Reverend Guitars, Source Audio + more: our top five gear releases of the week

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Reverend Guitars, Source Audio + more: our top five gear releases of the week

Words by Will Brewster

Our guide to the biggest drops in gear land this week.

With so many brands to keep up to date with, it can be easy to lose track of all the latest equipment launched into the gear-sphere each week.

Today, we’re taking a look at some of the best releases that might’ve flown under the radar recently, with this week bringing a bunch of new Reverend guitars to the table as well as new pedals from Source Audio, Mile End Effects and Mojo Hand.

This week’s top picks:

  • Reverend Guitars Crosscut
  • Source Audio Ultrawave Multiband Processor
  • Mile End Effects Ronald Preamp 150
  • Mojo Hand FX Mister-O Phase Shifter
  • Analogue Solutions Leipzig V3

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Reverend Guitars Crosscut

The latest release from Reverend Guitars comes in the form of the Crosscut and Crosscut W, two designs based on the tried-and-true T-style build. They feature korina bodies and bolt-on roasted maple necks with either roasted maple or Pau Ferro fretboards, while other appointments include pin-lock tuners and a boneite nut.

For pickups in these new models, Reverend have opted for a set of custom hybrid Railhammer Cleancuts, delivering P-90 tones without the hum. There’s also a bass contour knob for tonal flexibility, with players also being able to choose between a classic T-style bridge or a Wilkinson Strat-style tremolo arm – those tremolo-free models are available in Oceanside Green, Natural and Italian Purple, while the Crosscut W comes in Midnight Black, Chronic Blue or Metallic Red Burst.

Source Audio Ultrawave Multiband Processor

Combining a wild array of vibrato, tremolo, fuzz, overdrive and compression tones into a single stompbox, Source Audio‘s new Ultrawave Multiband Processor pedals make use of sophisticated processing technology to provide a gamut of guitar and bass tones.

By dividing incoming signals into several discrete frequency bands, the pedals then allow players to modify each sound with a set of adjustable controls, which can be tweaked further using Source Audio’s Neuro Desktop Editor. Presets can also be saved, downloaded and shared via the Neuro platform, which functions on the cloud.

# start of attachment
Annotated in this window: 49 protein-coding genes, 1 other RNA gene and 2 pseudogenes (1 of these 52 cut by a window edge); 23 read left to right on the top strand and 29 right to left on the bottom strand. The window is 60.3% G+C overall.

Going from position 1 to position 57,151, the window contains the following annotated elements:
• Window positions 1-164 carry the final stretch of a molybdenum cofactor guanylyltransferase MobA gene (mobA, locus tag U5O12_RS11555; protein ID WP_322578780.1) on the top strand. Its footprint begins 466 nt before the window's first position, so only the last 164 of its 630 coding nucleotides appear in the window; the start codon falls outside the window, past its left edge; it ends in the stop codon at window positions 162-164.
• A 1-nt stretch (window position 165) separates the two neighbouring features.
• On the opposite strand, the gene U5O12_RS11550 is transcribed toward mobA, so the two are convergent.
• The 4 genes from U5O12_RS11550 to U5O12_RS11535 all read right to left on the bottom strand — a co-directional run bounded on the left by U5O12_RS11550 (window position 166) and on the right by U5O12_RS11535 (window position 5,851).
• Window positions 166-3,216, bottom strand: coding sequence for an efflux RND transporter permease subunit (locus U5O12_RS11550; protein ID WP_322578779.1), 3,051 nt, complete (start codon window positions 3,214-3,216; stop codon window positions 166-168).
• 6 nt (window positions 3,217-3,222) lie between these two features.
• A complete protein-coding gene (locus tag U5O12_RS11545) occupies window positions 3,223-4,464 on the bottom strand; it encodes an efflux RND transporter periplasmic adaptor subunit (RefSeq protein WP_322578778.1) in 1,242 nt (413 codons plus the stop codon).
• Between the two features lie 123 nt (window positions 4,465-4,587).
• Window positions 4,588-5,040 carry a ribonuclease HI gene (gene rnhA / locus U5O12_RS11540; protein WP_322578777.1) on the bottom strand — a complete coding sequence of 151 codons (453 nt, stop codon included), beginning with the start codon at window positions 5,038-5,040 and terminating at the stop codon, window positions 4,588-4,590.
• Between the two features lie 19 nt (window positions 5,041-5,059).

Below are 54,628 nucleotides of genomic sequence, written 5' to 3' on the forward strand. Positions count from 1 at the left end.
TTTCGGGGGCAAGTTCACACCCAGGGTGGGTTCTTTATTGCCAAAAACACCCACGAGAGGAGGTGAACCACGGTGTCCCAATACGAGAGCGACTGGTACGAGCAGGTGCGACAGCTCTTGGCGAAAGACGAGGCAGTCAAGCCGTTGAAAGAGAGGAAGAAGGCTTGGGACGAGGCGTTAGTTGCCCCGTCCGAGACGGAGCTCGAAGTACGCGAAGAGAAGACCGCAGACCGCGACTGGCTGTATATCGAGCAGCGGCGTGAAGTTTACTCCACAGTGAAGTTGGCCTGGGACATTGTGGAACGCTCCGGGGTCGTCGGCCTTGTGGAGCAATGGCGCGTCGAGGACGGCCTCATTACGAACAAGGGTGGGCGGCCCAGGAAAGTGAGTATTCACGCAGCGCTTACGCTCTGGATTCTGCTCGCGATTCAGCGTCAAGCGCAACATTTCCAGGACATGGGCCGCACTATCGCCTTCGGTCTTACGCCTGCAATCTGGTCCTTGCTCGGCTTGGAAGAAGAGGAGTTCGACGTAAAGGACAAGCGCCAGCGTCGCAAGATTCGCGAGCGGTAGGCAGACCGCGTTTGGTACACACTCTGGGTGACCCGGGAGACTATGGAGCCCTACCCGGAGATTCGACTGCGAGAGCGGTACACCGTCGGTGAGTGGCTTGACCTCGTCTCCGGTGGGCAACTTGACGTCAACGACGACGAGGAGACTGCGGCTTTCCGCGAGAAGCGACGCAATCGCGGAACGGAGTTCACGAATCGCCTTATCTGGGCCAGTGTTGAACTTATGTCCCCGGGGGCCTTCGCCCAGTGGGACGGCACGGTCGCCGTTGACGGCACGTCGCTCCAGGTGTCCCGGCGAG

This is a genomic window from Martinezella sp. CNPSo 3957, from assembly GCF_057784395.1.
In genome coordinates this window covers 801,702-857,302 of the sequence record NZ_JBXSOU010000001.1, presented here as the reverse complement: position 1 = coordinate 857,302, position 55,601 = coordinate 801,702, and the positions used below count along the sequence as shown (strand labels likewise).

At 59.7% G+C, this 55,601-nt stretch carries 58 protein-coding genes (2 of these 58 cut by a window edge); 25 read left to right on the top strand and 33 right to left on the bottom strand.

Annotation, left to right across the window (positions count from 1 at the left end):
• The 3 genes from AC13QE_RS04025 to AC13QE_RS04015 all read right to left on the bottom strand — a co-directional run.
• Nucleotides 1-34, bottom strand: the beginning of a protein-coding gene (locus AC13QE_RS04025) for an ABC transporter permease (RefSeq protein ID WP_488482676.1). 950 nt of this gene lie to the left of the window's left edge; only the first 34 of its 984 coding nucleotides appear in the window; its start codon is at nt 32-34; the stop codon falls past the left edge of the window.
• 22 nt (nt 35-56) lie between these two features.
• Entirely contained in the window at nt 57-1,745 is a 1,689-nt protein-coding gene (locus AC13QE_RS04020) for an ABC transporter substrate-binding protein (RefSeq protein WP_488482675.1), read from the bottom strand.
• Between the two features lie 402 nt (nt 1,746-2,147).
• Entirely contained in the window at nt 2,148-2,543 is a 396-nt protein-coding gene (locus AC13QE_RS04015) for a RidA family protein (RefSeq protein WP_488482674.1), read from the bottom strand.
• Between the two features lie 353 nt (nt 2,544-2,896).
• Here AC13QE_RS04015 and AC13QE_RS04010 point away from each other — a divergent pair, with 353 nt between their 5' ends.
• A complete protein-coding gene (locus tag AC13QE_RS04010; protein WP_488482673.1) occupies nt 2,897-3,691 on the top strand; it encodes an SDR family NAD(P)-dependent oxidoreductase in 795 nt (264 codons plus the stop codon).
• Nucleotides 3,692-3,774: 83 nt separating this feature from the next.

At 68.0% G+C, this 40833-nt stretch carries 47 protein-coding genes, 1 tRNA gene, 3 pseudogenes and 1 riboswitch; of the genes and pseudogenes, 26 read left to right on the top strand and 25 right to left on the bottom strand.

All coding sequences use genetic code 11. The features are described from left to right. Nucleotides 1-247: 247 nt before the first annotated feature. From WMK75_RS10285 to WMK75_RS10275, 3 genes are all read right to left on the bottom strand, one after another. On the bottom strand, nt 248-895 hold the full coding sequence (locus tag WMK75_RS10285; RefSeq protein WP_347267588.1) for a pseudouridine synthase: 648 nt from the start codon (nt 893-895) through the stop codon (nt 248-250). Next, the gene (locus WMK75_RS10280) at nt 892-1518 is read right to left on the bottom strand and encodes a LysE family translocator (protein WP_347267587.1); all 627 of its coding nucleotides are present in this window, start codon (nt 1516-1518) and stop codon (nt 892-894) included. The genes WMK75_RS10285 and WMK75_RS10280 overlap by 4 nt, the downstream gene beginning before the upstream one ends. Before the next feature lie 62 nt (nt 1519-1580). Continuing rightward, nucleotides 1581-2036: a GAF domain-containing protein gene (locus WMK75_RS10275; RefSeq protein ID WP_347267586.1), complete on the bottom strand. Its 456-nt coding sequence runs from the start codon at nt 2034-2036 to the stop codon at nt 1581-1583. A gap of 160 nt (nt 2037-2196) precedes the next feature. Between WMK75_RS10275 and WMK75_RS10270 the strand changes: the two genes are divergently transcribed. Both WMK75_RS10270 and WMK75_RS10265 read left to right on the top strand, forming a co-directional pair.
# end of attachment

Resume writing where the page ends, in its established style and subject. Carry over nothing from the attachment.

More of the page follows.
There’s two different pedals on offer here to suit bass and guitar, with the below video diving into detail about how it all works. Sounds pretty dope!

Mile End Effects Ronald Preamp 150

Look, you’ve probably had your ears chewed off by a zillion different hardware fetishists about the virtues of the Roland Tape Echo family, but there’s much more to this range than just lush repeats and self-oscillation. Units such as the RE-150 are coveted for the sounds of their internal preamps, which is why Mile End Effects have created the cleverly named Ronald Preamp 150 – a precise replica of that exact preamp in question.

Utilising many of the same NOS JFET transistors from the original units, the Ronald Preamp 150 features two simple controls for Instrument Volume and Output Level, while a dB switch can bump up the volume should you need. There’s also the option to run it between 9V and 18V DC, as well as internal trim pots to adjust the transistor bias.

Other than that, the Ronald Preamp 150 boasts a cool vintage-inspired design, and that’s that. Hear it in action below.

Mojo Hand FX Mister-O Phase Shifter

The latest stompbox from Mojo Hand FX seeks to emulate the slippery tones of the original ’70s Maestro Phase Shifter; a classic unit that’s favoured by guitarists and Rhodes piano players for its wet, shimmering sound.

This particular unit features a simplistic three-knob layout with controls for Speed, Depth and Colour, and runs off a centre negative external 9V power supply. Give it a listen below.

Analogue Solutions Leipzig V3

Synth fiends will froth this one. The Analogue Solutions Leipzig has received a major makeover to introduce some handy new features to its sonic architecture, with the AS team going the distance to ensure the synth still retains its characteristic ‘angry’ ladder filter sound.

This one packs a pair of VCOs with a sub VCO and portamento, as well as oscillator sync and cross-modulation to create gnarly sounding leads and bass. There’s also an LFO and a pair of envelopes as well asa quirky eight-step sequencer with some unique routing capabilities, while new features include a headphone output and new patch-points to make it modular friendly.

Don’t miss out on all the latest news – check out last week’s round-up of hot gear.